One-time writing – not having to add to your notes every week is something most students love. Because exam notes are specific to certain topics or upcoming assessments, you only have to make them when you actually need them. It may mean working for 6 hours instead of 2, but one 6 hour note session is usually more palatable than 2 hours every week.
May not be reusable – frankly, the notes and information are topic and exam specific, meaning that unless you have a test on exactly the same content, you can’t use these notes again. Study notes contain so much information that they always end up coming in handy again – exam notes? Not so much.
Concise vs brief – while we all know exam notes are shorter, don’t confuse being concise for being too brief. Summaries should be based on what you already know and should simplify the topic to its key ideas, but too often students just write a few over-simplified dot points about a topic and hope for the best. This never works.
Forgetting – frankly, while these notes are great for pre-exam study, you’re probably going to forget them in the long run. This means that if you end up needing the information again for a later assignment or exam, the notes probably won’t have enough information to actually be of any use to you, whereas study notes would.
Using Both: Pros and Cons
“I would recommend breaking down the information you’ve learnt in class each English lesson. Closer to the exam, I would make a very condensed version of all those notes… to refresh my memory.” – Kiandra, 94.65 ATAR
Best of both worlds – using both styles means that you get the benefits of both exam and study notes! You have stockpiled information notes as well as another set of concise, prioritised notes. Essentially they cancel out each other’s cons.
Choose based on needs – because you can write or have already written notes of both styles, it’s easy to choose which to study from based on the task. If you have a yearly exam coving all topics hit the study notes for all the info. If it’s just a topic-test grab those exam notes instead.
One makes the other – essentially your method should be to create study notes over time, then create exam notes based on those study notes when you need. Essentially your exam notes just end up being awesome, prioritised, summarised versions of your study notes. Plus, because you’re rewriting the information, you’re much more likely to remember it.
More work – there’s the deal-breaker. Most students hear the phrase ‘more work’ and run for the hills, and there’s no denying that building up two sets of notes in two different styles is definitely going to mean putting in more effort.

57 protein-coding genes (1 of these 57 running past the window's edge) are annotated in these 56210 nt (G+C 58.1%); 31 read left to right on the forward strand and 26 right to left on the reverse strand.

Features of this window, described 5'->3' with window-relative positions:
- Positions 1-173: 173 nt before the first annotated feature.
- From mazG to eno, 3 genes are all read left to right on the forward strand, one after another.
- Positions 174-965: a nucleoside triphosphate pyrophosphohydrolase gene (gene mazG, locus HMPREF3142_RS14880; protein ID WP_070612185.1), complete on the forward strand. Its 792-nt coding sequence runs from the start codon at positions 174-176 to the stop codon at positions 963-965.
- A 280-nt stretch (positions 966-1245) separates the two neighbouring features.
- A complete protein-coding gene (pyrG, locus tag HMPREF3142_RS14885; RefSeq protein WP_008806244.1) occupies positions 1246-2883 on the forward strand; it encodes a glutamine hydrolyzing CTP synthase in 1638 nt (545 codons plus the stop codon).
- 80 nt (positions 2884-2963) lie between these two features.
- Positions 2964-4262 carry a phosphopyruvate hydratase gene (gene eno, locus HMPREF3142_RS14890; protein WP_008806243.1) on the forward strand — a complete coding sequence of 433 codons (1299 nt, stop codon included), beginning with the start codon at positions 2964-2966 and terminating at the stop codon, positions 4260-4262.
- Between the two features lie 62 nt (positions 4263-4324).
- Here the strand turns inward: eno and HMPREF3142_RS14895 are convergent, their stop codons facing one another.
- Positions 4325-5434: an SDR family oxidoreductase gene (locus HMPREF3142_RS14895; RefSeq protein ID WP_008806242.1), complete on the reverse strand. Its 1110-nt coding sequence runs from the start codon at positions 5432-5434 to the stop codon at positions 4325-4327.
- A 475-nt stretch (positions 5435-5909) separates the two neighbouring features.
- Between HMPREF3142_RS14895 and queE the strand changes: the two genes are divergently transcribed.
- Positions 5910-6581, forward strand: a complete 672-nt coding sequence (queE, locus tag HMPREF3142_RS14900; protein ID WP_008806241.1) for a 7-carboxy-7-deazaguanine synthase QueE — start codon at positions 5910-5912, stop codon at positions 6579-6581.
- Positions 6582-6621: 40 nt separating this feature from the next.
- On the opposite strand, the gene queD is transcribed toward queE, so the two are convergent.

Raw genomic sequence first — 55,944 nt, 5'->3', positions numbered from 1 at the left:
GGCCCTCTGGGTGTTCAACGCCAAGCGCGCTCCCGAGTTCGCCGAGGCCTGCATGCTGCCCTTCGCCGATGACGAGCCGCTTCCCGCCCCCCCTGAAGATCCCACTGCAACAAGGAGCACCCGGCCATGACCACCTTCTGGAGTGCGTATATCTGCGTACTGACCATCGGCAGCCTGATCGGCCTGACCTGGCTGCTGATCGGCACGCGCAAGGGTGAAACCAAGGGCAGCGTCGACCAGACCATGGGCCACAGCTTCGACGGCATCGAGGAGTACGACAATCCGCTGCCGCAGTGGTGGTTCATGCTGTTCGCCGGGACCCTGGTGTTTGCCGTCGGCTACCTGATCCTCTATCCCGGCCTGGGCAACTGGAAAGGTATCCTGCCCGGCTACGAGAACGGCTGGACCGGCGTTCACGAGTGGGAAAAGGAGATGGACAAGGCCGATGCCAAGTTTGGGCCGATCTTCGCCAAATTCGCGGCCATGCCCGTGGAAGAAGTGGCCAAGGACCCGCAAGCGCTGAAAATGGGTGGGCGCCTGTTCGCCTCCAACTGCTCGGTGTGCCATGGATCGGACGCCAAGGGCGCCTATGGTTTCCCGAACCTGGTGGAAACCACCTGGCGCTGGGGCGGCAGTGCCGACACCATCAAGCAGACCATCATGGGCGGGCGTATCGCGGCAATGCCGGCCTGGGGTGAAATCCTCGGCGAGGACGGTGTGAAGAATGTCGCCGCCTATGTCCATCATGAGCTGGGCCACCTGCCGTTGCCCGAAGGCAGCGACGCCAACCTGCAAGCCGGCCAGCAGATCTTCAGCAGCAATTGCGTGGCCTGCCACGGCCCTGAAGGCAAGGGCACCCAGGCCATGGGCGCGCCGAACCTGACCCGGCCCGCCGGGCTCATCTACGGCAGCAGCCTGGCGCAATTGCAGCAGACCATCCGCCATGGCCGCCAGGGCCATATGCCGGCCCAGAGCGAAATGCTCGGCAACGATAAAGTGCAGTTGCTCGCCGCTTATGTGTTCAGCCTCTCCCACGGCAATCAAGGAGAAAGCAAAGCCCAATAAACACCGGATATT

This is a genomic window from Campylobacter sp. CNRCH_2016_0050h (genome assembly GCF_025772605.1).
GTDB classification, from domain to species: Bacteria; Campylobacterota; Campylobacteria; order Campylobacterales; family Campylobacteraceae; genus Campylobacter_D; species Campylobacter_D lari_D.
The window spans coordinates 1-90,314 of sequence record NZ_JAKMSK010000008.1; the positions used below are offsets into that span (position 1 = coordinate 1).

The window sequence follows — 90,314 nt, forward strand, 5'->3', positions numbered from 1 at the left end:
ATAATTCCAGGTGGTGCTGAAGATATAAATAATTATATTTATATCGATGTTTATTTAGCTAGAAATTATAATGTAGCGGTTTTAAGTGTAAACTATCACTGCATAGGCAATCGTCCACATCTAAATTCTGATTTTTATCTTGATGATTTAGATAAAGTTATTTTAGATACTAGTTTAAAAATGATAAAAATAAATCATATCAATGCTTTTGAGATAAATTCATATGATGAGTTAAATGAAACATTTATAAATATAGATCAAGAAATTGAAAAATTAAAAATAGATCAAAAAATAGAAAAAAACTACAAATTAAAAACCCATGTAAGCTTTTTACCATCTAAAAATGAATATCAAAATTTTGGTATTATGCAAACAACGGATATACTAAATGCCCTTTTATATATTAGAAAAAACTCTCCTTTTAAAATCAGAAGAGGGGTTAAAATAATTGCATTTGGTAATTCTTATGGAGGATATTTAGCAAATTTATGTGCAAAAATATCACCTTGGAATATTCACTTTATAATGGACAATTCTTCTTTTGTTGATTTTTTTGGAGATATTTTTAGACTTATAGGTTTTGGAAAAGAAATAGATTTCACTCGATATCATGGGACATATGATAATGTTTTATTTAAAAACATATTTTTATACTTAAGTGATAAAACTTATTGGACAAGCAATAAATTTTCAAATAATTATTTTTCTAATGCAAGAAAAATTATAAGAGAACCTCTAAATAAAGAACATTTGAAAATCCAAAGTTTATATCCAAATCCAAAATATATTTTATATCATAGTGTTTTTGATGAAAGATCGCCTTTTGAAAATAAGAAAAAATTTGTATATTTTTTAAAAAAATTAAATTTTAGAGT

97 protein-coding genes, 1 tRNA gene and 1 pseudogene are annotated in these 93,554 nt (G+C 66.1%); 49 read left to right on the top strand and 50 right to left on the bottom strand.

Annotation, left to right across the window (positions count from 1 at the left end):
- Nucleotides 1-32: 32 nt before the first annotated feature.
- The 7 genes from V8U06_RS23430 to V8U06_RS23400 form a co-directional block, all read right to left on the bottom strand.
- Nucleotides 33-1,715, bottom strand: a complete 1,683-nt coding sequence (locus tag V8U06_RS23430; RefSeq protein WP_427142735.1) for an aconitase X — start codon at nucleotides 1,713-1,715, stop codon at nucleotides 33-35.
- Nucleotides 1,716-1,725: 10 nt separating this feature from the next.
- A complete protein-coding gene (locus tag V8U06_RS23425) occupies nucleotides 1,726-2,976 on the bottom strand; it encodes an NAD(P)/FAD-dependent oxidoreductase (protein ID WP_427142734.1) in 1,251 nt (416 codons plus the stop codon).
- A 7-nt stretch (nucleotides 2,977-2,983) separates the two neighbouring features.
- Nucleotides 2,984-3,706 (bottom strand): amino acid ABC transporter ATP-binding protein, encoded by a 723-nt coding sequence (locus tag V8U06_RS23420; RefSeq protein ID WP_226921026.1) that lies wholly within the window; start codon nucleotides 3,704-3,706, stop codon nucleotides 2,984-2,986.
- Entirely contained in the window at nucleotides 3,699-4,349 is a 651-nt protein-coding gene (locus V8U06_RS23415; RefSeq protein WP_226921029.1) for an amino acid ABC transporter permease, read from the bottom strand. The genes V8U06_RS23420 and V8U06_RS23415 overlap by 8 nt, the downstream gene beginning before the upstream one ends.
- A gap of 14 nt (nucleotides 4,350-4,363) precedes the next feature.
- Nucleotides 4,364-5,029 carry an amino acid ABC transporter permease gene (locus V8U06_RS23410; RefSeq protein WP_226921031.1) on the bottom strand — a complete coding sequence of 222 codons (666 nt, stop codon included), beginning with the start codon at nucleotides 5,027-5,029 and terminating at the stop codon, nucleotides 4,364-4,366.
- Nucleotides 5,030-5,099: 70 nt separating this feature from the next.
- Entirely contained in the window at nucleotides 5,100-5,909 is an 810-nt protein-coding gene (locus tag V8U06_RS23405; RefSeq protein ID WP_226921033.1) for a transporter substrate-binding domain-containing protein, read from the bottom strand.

More time – and here’s the second part; more work = more time. So yeah, you’re going to be doing 2 hours of study notes weekly, plus 6 hours of exam notes whenever you need them. It sucks, but cutting down time will only reduce the quality of your notes.
If one sucks the other will too – because your exam notes are based on your study notes, it’s super important that your study notes are awesome. If they’re not up to scratch it’s just going to reflect on your exam notes, leaving you with two sets of ‘meh’ notes that aren’t going to be much help.
How Do I Choose?
Having read the pros and cons of each different style, you probably already have some idea about which style you’d prefer to use. If you’re not sure, or you want to check anyway, here’s a helpful quiz to figure out what style might suit you best!
How good are you at summarising on the go?
- No idea?
Would you rather work in:
- Small increments over a long time
- One big effort every now and then
- I don’t mind!
Long notes or short notes?
- Doesn’t matter
Is your memory:
- Great for lots of info at once
- Better with key info and ideas
- Both? Neither? I’m not sure!
Do you prefer your notes in-depth or concise?
- Anything goes for me
Now tally up your answers and see if you have mostly ones, twos or threes:
- If you picked 1’s the most you’ll do well with study notes.
- If 2’s were your most common pick exam notes will probably be your thing.
- And if you were sticking to 3’s you can do both or either!
That all being said, the choice is ultimately yours and only you can decide what style will or won’t work for you.
As with most debates, at the end of that day it comes down to personal preference and opinion. Some people just can’t sustain note writing over long periods and therefore loathe making study notes, whereas others don’t want the pressure of writing exam notes. What is most important is how you work and what you want to achieve from your notes.
Personally, I always used both styles, building up study notes over time and then condensing them into exam notes whenever I needed them. Even though it worked great for me, I know a lot of other people would find it tedious of ineffective, so go with what works for you.
So which style are you going to choose?
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Maddison Leach completed her HSC in 2014, achieving an ATAR of 98.00 and Band 6 in all her subjects. She enjoys helping students through the academic and other aspects of school life, even though it sometimes makes her feel old. Maddison has had a passion for writing since her early teens, having had several short stories published before joining the world of blogging. She’s currently studying a Bachelor of Design at the University of Technology Sydney and spends most of her time trying not to get caught sketching people on trains.